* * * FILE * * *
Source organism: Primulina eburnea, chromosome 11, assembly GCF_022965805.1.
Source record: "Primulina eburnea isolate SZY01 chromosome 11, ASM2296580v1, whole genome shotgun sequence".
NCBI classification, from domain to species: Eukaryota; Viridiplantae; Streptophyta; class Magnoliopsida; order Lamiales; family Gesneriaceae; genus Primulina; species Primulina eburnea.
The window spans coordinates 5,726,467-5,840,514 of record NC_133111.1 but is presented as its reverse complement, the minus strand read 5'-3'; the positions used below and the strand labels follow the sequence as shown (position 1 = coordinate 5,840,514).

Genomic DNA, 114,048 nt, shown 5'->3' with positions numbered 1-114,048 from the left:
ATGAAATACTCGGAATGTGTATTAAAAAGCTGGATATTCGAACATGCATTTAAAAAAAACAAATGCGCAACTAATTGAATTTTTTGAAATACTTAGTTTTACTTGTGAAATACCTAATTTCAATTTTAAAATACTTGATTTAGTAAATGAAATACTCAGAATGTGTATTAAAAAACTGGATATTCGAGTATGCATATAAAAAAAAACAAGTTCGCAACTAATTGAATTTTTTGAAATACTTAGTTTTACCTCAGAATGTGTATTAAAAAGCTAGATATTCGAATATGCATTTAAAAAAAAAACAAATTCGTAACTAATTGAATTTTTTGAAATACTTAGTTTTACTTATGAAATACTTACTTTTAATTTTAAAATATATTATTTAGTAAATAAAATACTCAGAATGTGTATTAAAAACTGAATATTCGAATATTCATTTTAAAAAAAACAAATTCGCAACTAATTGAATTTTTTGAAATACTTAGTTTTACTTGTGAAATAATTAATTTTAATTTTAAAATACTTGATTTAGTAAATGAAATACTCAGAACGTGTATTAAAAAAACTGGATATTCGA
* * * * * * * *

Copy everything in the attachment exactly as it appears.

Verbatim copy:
Source organism: Primulina eburnea, chromosome 11, assembly GCF_022965805.1.
Source record: "Primulina eburnea isolate SZY01 chromosome 11, ASM2296580v1, whole genome shotgun sequence".
NCBI classification, from domain to species: Eukaryota; Viridiplantae; Streptophyta; class Magnoliopsida; order Lamiales; family Gesneriaceae; genus Primulina; species Primulina eburnea.
The window spans coordinates 5,726,467-5,840,514 of record NC_133111.1 but is presented as its reverse complement, the minus strand read 5'-3'; the positions used below and the strand labels follow the sequence as shown (position 1 = coordinate 5,840,514).

Genomic DNA, 114,048 nt, shown 5'->3' with positions numbered 1-114,048 from the left:
ATGAAATACTCGGAATGTGTATTAAAAAGCTGGATATTCGAACATGCATTTAAAAAAAACAAATGCGCAACTAATTGAATTTTTTGAAATACTTAGTTTTACTTGTGAAATACCTAATTTCAATTTTAAAATACTTGATTTAGTAAATGAAATACTCAGAATGTGTATTAAAAAACTGGATATTCGAGTATGCATATAAAAAAAAACAAGTTCGCAACTAATTGAATTTTTTGAAATACTTAGTTTTACCTCAGAATGTGTATTAAAAAGCTAGATATTCGAATATGCATTTAAAAAAAAAACAAATTCGTAACTAATTGAATTTTTTGAAATACTTAGTTTTACTTATGAAATACTTACTTTTAATTTTAAAATATATTATTTAGTAAATAAAATACTCAGAATGTGTATTAAAAACTGAATATTCGAATATTCATTTTAAAAAAAACAAATTCGCAACTAATTGAATTTTTTGAAATACTTAGTTTTACTTGTGAAATAATTAATTTTAATTTTAAAATACTTGATTTAGTAAATGAAATACTCAGAACGTGTATTAAAAAAACTGGATATTCGA